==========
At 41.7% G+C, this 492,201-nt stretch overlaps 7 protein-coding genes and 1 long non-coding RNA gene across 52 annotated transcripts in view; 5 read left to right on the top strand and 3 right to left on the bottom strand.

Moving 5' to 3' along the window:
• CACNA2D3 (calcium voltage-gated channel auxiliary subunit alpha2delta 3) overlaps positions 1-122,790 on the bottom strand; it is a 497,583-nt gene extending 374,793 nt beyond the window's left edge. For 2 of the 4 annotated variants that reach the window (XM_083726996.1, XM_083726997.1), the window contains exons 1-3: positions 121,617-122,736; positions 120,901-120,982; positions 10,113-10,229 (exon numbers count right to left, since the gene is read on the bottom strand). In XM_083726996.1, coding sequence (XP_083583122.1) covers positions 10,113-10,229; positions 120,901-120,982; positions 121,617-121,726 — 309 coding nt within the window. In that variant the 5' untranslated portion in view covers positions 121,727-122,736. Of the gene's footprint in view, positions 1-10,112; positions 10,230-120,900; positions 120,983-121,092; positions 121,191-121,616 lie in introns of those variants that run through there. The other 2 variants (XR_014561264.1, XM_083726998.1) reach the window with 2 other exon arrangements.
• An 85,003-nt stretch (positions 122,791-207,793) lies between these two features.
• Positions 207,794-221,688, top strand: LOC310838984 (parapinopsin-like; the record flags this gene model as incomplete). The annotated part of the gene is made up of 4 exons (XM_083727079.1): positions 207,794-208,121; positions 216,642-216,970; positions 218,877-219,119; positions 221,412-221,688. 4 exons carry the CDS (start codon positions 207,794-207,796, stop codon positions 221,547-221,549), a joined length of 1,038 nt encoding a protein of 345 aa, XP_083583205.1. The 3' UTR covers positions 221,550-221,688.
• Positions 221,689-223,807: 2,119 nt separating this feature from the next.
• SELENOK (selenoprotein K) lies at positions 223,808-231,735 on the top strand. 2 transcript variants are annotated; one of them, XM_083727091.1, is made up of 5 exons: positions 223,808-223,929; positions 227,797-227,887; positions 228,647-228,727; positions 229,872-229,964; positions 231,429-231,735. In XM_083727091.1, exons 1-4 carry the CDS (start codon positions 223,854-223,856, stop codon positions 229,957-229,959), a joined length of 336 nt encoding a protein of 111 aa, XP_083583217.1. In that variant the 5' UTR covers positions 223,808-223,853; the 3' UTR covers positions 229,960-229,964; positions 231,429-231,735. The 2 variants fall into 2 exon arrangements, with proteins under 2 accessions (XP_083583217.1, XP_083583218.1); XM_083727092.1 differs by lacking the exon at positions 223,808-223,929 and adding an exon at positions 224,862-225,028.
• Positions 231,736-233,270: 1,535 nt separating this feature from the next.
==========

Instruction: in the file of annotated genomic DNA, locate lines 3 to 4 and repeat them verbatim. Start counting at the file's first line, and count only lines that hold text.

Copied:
• CACNA2D3 (calcium voltage-gated channel auxiliary subunit alpha2delta 3) overlaps positions 1-122,790 on the bottom strand; it is a 497,583-nt gene extending 374,793 nt beyond the window's left edge. For 2 of the 4 annotated variants that reach the window (XM_083726996.1, XM_083726997.1), the window contains exons 1-3: positions 121,617-122,736; positions 120,901-120,982; positions 10,113-10,229 (exon numbers count right to left, since the gene is read on the bottom strand). In XM_083726996.1, coding sequence (XP_083583122.1) covers positions 10,113-10,229; positions 120,901-120,982; positions 121,617-121,726 — 309 coding nt within the window. In that variant the 5' untranslated portion in view covers positions 121,727-122,736. Of the gene's footprint in view, positions 1-10,112; positions 10,230-120,900; positions 120,983-121,092; positions 121,191-121,616 lie in introns of those variants that run through there. The other 2 variants (XR_014561264.1, XM_083726998.1) reach the window with 2 other exon arrangements.
• An 85,003-nt stretch (positions 122,791-207,793) lies between these two features.